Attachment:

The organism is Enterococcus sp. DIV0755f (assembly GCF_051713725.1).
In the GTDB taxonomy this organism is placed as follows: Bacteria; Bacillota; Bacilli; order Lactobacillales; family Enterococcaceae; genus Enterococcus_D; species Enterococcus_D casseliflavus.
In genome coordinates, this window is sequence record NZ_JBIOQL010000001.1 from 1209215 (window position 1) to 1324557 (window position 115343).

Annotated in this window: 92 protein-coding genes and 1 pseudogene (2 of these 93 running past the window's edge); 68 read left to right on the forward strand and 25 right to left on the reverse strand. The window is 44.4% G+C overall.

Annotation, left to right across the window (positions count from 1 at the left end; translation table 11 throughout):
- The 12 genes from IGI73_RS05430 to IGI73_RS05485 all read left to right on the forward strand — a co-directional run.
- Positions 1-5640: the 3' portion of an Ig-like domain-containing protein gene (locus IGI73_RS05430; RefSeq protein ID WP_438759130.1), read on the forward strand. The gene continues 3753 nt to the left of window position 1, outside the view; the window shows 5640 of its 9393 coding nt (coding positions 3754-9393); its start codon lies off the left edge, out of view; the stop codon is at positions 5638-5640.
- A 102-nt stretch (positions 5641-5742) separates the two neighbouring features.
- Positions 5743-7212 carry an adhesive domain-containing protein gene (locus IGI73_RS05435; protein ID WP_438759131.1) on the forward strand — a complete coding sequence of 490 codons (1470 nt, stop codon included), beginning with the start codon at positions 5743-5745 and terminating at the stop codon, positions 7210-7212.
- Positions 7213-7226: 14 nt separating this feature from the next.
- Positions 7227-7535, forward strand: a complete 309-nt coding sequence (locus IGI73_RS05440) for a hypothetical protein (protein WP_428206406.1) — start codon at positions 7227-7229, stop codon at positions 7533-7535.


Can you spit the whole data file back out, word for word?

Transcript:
The organism is Enterococcus sp. DIV0755f (assembly GCF_051713725.1).
In the GTDB taxonomy this organism is placed as follows: Bacteria; Bacillota; Bacilli; order Lactobacillales; family Enterococcaceae; genus Enterococcus_D; species Enterococcus_D casseliflavus.
In genome coordinates, this window is sequence record NZ_JBIOQL010000001.1 from 1209215 (window position 1) to 1324557 (window position 115343).

Annotated in this window: 92 protein-coding genes and 1 pseudogene (2 of these 93 running past the window's edge); 68 read left to right on the forward strand and 25 right to left on the reverse strand. The window is 44.4% G+C overall.

Annotation, left to right across the window (positions count from 1 at the left end; translation table 11 throughout):
- The 12 genes from IGI73_RS05430 to IGI73_RS05485 all read left to right on the forward strand — a co-directional run.
- Positions 1-5640: the 3' portion of an Ig-like domain-containing protein gene (locus IGI73_RS05430; RefSeq protein ID WP_438759130.1), read on the forward strand. The gene continues 3753 nt to the left of window position 1, outside the view; the window shows 5640 of its 9393 coding nt (coding positions 3754-9393); its start codon lies off the left edge, out of view; the stop codon is at positions 5638-5640.
- A 102-nt stretch (positions 5641-5742) separates the two neighbouring features.
- Positions 5743-7212 carry an adhesive domain-containing protein gene (locus IGI73_RS05435; protein ID WP_438759131.1) on the forward strand — a complete coding sequence of 490 codons (1470 nt, stop codon included), beginning with the start codon at positions 5743-5745 and terminating at the stop codon, positions 7210-7212.
- Positions 7213-7226: 14 nt separating this feature from the next.
- Positions 7227-7535, forward strand: a complete 309-nt coding sequence (locus IGI73_RS05440) for a hypothetical protein (protein WP_428206406.1) — start codon at positions 7227-7229, stop codon at positions 7533-7535.